Five centuries ago, when explorers were sailing the globe in a bid to discover new lands, many passed through Caribbean waters on their way to the Americas. Among them was the British navigator, Sir Walter Raleigh, who – it is said – came across a ‘lake’ of asphalt on the south-western corner of Trinidad in the 1590s. Pitch Lake, as it is known today, is one of the world’s largest natural deposits of this sticky, black substance – created by deep deposits of oil that are forced to the surface, where the lighter elements of the hydrocarbon evaporate to leave behind the heavy asphalt. Adventurers such as Raleigh used the substance to seal their ships’ hulls, before continuing a voyage.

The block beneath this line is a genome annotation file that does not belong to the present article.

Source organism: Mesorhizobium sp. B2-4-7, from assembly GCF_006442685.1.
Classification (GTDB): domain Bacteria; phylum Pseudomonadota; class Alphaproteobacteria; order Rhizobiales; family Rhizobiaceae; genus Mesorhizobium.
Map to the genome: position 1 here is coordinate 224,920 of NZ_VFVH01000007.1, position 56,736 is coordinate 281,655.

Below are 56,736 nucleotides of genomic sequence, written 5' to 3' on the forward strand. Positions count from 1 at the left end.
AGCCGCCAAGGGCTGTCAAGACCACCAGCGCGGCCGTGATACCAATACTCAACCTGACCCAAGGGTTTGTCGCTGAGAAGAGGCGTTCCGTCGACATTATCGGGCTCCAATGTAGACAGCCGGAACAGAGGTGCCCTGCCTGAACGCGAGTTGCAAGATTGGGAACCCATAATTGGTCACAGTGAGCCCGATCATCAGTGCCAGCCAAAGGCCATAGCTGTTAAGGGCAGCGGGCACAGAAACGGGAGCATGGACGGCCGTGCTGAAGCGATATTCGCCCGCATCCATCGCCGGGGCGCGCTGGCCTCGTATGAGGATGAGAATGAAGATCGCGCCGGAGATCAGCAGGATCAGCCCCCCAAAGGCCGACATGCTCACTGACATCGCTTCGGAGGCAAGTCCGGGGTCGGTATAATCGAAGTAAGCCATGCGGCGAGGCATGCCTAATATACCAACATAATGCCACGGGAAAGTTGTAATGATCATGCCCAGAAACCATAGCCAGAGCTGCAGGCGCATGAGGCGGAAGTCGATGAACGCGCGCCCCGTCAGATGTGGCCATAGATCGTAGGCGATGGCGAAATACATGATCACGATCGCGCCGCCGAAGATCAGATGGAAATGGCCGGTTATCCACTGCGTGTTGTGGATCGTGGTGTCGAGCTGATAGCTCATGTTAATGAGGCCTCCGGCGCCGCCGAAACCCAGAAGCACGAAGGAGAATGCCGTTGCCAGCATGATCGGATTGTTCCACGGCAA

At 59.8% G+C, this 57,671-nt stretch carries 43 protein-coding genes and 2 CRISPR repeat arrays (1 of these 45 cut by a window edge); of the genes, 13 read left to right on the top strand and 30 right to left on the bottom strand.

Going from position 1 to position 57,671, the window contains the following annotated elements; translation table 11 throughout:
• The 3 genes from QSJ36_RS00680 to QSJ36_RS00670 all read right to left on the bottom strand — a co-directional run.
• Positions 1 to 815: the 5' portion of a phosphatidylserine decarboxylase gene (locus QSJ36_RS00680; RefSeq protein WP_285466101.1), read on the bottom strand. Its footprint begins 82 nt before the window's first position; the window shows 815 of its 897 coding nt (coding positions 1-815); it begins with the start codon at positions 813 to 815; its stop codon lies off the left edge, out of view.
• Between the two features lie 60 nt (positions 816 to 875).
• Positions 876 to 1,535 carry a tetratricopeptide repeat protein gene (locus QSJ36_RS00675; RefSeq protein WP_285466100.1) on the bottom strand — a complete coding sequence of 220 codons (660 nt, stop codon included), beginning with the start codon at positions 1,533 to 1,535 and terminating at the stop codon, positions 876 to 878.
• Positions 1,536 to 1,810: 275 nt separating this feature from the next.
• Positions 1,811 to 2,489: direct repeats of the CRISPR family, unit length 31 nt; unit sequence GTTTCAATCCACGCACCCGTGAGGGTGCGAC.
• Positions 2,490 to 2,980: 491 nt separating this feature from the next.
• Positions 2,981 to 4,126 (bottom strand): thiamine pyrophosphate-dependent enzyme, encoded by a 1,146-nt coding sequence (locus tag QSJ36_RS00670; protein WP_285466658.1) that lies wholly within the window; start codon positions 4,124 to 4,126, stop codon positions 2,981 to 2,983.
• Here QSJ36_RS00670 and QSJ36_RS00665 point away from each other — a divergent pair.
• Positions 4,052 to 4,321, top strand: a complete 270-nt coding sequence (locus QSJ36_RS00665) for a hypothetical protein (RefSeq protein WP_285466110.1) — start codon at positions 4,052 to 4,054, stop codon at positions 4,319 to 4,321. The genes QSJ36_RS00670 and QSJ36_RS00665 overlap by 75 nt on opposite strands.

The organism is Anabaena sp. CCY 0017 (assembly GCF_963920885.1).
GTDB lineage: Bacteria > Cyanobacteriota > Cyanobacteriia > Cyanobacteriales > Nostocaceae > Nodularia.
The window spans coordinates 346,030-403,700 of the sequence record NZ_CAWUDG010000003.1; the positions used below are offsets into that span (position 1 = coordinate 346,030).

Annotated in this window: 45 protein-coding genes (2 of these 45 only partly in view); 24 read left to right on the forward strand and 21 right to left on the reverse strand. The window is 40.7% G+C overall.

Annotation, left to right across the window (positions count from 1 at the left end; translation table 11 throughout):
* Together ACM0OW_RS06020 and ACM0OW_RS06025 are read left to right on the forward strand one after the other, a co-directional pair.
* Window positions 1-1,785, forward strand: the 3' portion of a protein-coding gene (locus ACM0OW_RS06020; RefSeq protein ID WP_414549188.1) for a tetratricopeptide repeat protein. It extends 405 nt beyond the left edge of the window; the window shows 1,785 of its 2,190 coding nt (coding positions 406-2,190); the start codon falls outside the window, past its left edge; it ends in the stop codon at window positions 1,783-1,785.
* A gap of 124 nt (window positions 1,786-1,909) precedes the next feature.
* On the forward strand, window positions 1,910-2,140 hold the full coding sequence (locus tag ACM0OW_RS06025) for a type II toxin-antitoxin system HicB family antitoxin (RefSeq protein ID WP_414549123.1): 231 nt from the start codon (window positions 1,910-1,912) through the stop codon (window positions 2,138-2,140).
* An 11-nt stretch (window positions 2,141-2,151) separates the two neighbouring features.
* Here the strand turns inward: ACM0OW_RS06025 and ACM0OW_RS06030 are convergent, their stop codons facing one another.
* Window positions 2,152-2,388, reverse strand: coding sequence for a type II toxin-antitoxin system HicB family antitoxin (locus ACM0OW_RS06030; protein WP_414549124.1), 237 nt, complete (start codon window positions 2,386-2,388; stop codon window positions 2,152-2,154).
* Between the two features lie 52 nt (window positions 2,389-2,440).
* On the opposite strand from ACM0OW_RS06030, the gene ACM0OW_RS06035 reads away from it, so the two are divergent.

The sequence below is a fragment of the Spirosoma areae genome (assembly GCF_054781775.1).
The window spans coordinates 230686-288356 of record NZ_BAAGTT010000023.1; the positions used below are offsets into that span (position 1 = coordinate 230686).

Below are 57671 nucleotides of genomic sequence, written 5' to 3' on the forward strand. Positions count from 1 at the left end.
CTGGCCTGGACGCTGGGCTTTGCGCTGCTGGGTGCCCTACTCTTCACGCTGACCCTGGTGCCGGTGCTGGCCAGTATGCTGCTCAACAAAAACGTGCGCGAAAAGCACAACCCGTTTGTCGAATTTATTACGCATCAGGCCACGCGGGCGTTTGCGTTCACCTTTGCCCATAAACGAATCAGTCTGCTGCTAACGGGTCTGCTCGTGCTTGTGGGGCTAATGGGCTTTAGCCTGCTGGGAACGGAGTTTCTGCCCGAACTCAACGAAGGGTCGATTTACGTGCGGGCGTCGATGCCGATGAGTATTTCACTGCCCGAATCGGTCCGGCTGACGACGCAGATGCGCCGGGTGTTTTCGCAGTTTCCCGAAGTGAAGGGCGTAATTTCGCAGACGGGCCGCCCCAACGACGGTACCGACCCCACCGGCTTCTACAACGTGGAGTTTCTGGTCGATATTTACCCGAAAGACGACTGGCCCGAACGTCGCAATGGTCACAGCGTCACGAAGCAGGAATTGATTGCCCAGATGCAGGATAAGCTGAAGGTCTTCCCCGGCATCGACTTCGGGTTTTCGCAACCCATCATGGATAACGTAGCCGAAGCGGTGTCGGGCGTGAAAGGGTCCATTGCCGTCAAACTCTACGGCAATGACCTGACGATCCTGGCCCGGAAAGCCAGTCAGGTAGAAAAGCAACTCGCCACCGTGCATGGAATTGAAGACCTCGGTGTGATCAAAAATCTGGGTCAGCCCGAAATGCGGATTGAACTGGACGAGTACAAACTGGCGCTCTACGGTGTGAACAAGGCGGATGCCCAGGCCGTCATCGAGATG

These days, exploration in the region is not about ﬁnding new territory to mark on an atlas, but identifying further hydrocarbon deposits hinted at by the ones those early navigators ﬁrst came across. The expanse of dark viscous material that seeps up through the ground at Pitch Lake provides visual conﬁrmation of the rich natural resources that lie beneath these islands’ surface and off their coastlines.
Trinidad and Tobago enjoyed its ﬁrst oil boom after 1910, although the abundant natural gas in its reservoirs was only fully appreciated several decades later. From the late 1970s, gas began to dominate the country’s energy market, as it does today. The dual-island nation produced more than 700,000 barrels of oil equivalent in natural gas on a daily basis in 2011, of which BP’s Trinidad and Tobago business – BPTT – contributed around 55%. The company operates 13 offshore platforms, onshore oil and gas processing terminals and is the largest shareholder in the liqueﬁed natural gas (LNG) company, Atlantic, with its four liquefaction units, or trains.